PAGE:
Klaus Regling: “I hope Ireland realises that a lot of help has been provided”
“We know from experience that structural reforms combined with fiscal adjustment, over time leads to higher growth”
SL: It was suggested last week that the ESM could play a role in dealing with tracker mortgages in Ireland, moving tracker mortgages from bank balance sheets.
KR: I was a bit surprised because that instrument doesn’t exist at all for the ESM. And I don’t see an appetite among the euro area countries to create a new instrument.
IMF ROLE IN TROIKA
SL: You’ve mentioned before the IMF’s future role in the troika, questioned that. Vivian Reding last week said something similar...
KR: It was not similar. I said the same that the ECB and Olli Rehn have said: that we need the IMF in the troika in the short and medium term. Only in the long run one could reconsider that. So I think for the assistance programme that we have at the moment, for five countries, the IMF plays an important, complementary role that I would not question.
SL: How important is banking union and is it progressing fast enough?
KR: I think it’s the most important project we have at the moment. It’s partly to improve confidence for now, but also very important to prevent the next crisis. It’s important now because there’s good progress in the different countries in fiscal adjustment and the improvement of competitiveness where it is needed. More than half or maybe two thirds of adjustment in these two fields has happened. On the banking side we see continued problems with the renationalisation of banking. There’s a fragmentation of markets, which leads to substantial interest rate spreads, not only for the sovereigns, but for private sector borrowers in countries in the periphery compared to countries in Northern Europe. These high borrowing costs, for all borrowers, SME’s and non financial corporations in the countries in the periphery are a burden for the real economy, for the recovery of these countries.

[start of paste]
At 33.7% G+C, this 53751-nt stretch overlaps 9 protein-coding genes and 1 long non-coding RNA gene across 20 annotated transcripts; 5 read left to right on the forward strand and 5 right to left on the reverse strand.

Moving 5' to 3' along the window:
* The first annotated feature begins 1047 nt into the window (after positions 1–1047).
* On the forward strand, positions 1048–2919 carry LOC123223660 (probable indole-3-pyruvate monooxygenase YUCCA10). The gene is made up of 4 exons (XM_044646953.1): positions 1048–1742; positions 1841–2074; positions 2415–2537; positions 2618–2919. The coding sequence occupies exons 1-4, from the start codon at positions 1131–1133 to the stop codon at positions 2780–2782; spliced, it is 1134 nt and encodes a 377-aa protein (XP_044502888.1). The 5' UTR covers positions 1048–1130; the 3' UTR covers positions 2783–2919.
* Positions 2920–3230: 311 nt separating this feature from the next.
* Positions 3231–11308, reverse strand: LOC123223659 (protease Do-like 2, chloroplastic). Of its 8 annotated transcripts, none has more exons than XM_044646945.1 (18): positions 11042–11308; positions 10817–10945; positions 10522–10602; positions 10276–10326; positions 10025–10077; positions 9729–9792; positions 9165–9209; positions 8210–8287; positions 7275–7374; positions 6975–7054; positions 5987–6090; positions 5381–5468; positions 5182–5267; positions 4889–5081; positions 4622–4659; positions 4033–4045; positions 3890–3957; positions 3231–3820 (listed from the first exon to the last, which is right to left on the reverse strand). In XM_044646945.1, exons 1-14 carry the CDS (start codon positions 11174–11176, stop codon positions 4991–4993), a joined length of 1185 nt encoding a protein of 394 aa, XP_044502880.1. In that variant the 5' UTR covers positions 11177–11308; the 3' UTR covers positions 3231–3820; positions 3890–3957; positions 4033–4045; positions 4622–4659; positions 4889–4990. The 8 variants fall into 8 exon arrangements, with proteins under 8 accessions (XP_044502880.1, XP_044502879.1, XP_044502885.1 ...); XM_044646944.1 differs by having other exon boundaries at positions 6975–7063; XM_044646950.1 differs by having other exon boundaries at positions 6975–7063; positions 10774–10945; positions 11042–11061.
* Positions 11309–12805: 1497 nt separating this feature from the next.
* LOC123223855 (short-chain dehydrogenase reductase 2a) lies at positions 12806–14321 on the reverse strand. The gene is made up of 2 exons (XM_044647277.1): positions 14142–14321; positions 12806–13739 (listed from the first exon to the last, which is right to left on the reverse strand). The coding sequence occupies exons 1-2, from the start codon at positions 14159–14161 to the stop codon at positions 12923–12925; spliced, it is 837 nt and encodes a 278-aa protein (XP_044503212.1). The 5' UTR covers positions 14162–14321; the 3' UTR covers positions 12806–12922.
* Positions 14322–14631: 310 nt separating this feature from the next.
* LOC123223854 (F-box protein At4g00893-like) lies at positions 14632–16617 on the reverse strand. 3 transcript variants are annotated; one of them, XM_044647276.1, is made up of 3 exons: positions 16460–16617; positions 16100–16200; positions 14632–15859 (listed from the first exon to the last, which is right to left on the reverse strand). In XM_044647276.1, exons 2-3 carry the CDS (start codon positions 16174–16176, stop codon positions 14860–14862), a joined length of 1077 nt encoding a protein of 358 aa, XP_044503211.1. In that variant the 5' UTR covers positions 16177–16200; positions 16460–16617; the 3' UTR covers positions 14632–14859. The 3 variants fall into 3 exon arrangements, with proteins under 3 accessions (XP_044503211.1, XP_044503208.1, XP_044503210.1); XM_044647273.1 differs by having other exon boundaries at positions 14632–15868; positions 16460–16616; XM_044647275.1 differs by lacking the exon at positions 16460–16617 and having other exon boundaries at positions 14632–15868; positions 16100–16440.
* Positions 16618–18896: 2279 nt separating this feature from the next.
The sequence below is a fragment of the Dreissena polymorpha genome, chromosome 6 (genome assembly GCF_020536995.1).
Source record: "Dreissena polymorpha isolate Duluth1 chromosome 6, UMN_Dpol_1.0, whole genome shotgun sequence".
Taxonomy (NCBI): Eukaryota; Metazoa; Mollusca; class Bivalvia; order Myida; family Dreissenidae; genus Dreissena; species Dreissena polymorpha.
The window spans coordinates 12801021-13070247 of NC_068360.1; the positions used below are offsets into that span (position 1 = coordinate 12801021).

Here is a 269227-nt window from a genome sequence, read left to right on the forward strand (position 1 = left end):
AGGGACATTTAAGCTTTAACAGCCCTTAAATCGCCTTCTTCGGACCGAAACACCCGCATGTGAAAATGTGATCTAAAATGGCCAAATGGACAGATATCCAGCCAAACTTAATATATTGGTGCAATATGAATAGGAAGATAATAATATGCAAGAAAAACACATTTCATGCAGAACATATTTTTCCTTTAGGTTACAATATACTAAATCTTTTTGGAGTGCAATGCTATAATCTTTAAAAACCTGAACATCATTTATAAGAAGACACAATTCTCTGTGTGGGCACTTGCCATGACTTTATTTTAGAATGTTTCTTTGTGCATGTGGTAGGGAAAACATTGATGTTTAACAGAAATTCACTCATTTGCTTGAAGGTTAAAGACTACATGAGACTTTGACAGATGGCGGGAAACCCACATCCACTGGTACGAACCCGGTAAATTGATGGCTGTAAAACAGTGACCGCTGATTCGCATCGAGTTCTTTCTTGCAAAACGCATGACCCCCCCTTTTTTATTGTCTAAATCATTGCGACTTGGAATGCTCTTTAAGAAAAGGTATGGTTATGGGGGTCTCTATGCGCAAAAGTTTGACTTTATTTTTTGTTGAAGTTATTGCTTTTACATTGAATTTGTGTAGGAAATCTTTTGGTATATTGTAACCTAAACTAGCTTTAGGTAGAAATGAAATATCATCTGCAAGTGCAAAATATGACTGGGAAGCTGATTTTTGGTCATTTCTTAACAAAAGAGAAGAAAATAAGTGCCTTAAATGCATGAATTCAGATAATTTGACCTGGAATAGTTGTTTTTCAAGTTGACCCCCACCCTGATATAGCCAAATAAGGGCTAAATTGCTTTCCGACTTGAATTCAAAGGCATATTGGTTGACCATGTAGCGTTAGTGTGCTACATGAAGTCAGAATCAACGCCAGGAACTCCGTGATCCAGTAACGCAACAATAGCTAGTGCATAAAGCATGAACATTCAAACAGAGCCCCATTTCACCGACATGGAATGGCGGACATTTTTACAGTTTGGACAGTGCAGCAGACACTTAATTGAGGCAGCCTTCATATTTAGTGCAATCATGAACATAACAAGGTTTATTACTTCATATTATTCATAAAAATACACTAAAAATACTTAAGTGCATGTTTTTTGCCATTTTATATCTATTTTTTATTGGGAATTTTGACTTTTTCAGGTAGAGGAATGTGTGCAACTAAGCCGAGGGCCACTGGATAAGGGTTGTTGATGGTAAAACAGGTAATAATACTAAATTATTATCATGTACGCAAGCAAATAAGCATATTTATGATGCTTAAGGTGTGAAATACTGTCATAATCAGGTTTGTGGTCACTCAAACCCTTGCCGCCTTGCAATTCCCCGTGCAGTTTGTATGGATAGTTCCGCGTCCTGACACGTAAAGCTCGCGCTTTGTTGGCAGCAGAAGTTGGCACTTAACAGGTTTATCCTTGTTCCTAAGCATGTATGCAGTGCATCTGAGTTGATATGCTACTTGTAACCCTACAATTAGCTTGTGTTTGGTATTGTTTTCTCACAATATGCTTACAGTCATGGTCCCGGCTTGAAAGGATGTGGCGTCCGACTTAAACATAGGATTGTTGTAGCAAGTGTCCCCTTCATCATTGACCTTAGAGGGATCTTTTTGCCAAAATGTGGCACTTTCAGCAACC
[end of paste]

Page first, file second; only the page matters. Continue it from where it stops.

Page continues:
SL: But the ECB keeps saying this, but should they do something about it then?
KR: The ECB is doing things about it by making refinancing easier, for example through the so called LTRO. But banking union is the other means through which we try to address this problem, because the different steps that comprise banking union are designed to create confidence in the market, about the sustainability, the irreversibility of monetary union. This will improve confidence in the banking system in the euro area and if we succeed in doing that, if confidence comes back, then these spreads will come down.
SL: When you say banking union, deposit insurance scheme is one plank of that and that seems to be losing support among member states significantly.
KR: That is one of the elements and probably the one that will happen last in the sequence of steps. It’s very complicated because every country has a different system, every country in the euro area has a deposit insurance scheme but the way it is set up differs from country to country. Some countries have actually accumulated money that has been sitting in a pot, others have just promises and guarantees in place, so to put all that together is very difficult.
SL: And Germany is particularly concerned?
KR: Germany has particular difficulties because inside Germany there are different schemes, three different schemes. If everything is being harmonised they would also have to be harmonised. This takes time, it cannot be done overnight.
SL: What we’re seeing now is that even though the threat of a euro zone exit has receded , bond spreads have come in, there seems to be a potentially more insidious problem of entrenched unemployment and also challenges politically. There are tensions in Portugal and Greece in implementing fiscal consolidation measures. Do you think these fiscal consolidation measures still need to be sustained, or have they worked?